The granting of a section 2 order is at the discretion of the sheriff, in accordance with whether the court considers the circumstances reasonable. The following criteria are taken into account:
If an order is granted, any enforcement action will be suspended as seen fit and a creditor cannot take further action whilst the section 2 order is in force.
The court, however, does have the power to change or revoke an order if so requested by either lender or debtor; for example, if a debtor does not stick to the terms of the order, it may be revoked. Similarly, if a homeowner suffers a drop in income, they too may apply to court to request a variation of the order.
If you live in Scotland and fear repossession, contact a solicitor, Shelter, a law centre, or the Scottish Legal Aid Board in the first instance - they will be able to offer you (free) invaluable advice regarding what your next course of action should be. The Scottish legal aid board does NOT offer legal advice, but can explain the legal aid process.
Remember - the sooner you seek help, the better your chances of holding onto your home.
The Six Steps to keeping your home:
out your budget
- If you’re feeling the pinch, take a look at your financial situation
and see if there’s anything you can do to improve it. Ask yourself:
2. Don’t ignore the problem - If you receive a letter from your mortgage lender, don’t shove it to the back of a drawer. Get advice instead! Visit your local CAB or money advice centre, or call Shelter’s helpline.
3. Talk to your lender - If something goes wrong and you can’t meet your monthly mortgage payments in full, you should tell your lender immediately. It is really important to contact your lender!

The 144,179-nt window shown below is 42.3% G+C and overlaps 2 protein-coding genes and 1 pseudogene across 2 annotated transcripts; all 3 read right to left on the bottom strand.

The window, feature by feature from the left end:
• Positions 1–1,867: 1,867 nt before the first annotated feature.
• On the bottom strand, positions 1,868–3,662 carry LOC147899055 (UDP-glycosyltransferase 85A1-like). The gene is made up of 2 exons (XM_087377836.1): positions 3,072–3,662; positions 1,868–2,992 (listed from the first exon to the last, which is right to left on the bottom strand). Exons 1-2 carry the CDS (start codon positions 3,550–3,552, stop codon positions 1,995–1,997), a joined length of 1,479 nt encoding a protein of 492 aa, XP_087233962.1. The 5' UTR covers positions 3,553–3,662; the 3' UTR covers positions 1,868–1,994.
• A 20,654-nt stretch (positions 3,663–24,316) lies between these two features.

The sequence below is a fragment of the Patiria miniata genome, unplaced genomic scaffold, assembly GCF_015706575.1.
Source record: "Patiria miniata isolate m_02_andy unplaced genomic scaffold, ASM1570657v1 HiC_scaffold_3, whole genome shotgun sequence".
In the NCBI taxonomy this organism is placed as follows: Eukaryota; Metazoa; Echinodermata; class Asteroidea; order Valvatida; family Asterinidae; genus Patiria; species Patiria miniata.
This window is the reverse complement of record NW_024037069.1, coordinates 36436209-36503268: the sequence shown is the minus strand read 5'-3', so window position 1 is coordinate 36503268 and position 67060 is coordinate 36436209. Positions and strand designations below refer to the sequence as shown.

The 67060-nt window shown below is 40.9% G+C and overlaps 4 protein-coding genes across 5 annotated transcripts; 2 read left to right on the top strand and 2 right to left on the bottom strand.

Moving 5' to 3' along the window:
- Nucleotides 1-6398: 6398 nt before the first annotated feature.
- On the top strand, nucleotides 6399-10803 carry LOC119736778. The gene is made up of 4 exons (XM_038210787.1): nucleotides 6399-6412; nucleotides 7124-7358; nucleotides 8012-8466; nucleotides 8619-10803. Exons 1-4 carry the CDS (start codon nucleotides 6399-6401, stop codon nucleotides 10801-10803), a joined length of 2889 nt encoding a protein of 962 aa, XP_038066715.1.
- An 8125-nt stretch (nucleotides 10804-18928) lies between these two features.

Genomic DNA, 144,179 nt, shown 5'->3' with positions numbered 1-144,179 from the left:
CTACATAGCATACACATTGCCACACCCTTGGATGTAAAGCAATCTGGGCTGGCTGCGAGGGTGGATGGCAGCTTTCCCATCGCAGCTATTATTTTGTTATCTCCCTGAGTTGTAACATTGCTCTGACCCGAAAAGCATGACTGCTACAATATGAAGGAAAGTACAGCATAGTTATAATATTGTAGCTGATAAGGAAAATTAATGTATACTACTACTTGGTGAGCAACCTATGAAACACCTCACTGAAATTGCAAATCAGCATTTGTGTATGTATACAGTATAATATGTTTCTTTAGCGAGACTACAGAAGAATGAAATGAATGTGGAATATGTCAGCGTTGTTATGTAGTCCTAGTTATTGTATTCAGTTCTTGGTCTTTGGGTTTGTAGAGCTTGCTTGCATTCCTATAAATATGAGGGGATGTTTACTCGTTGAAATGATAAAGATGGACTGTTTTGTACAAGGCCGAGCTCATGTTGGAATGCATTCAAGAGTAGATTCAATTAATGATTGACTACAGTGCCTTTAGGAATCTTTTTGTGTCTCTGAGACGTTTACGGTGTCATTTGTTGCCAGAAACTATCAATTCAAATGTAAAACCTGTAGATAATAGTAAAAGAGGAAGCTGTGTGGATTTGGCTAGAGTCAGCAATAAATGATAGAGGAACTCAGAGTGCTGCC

4. Pay what you can - Even if you can’t afford your entire monthly payments, show that you are willing to pay what you can. If your lender knows you are trying to pay off your loan, they should allow you more time to sort out your money problems.
5. Find out what your options are - Repossession should be a last resort for your lender, and they ought to consider ways to prevent it happening. For example, you could decide to sell your home yourself, or apply for a debt payment programme or the Scottish Government’s mortgage to rent or mortgage to shared equity scheme or the UK-wide homeowners mortgage support (HMS) scheme. An adviser at a CAB, money advice centre or at Shelter will be able to help you look at all the options.
6. Make the right decision for you and your family - Before you and your lender agree on any changes to your mortgage, ask your lender to tell you about the longer-term implications of what’s proposed. Get advice before making any choices.
|Disclaimer: These guides are for information only and should not be relied upon as definitive. Details have been obtained from various sources and although we have done everything possible to ensure that they are correct, we cannot accept responsibility for it or guarantee its accuracy. This is because processes and laws change frequently, and may also vary dependant upon personal circumstances. You are welcome to use the information provided, but should always obtain confirmation of specific details and get independent specialist and legal advice in the country that the information refers to.|